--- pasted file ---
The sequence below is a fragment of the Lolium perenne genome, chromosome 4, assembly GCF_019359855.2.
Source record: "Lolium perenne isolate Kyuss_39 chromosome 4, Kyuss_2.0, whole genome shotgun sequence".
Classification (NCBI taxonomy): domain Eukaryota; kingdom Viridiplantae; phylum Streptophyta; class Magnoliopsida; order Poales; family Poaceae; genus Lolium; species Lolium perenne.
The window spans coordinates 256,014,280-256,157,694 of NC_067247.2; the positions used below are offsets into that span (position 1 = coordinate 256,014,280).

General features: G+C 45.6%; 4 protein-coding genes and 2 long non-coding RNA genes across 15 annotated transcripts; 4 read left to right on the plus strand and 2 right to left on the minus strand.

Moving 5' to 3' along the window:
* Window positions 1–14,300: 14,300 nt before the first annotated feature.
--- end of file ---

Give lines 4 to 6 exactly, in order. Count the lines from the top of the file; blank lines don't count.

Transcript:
The window spans coordinates 256,014,280-256,157,694 of NC_067247.2; the positions used below are offsets into that span (position 1 = coordinate 256,014,280).

General features: G+C 45.6%; 4 protein-coding genes and 2 long non-coding RNA genes across 15 annotated transcripts; 4 read left to right on the plus strand and 2 right to left on the minus strand.

Moving 5' to 3' along the window: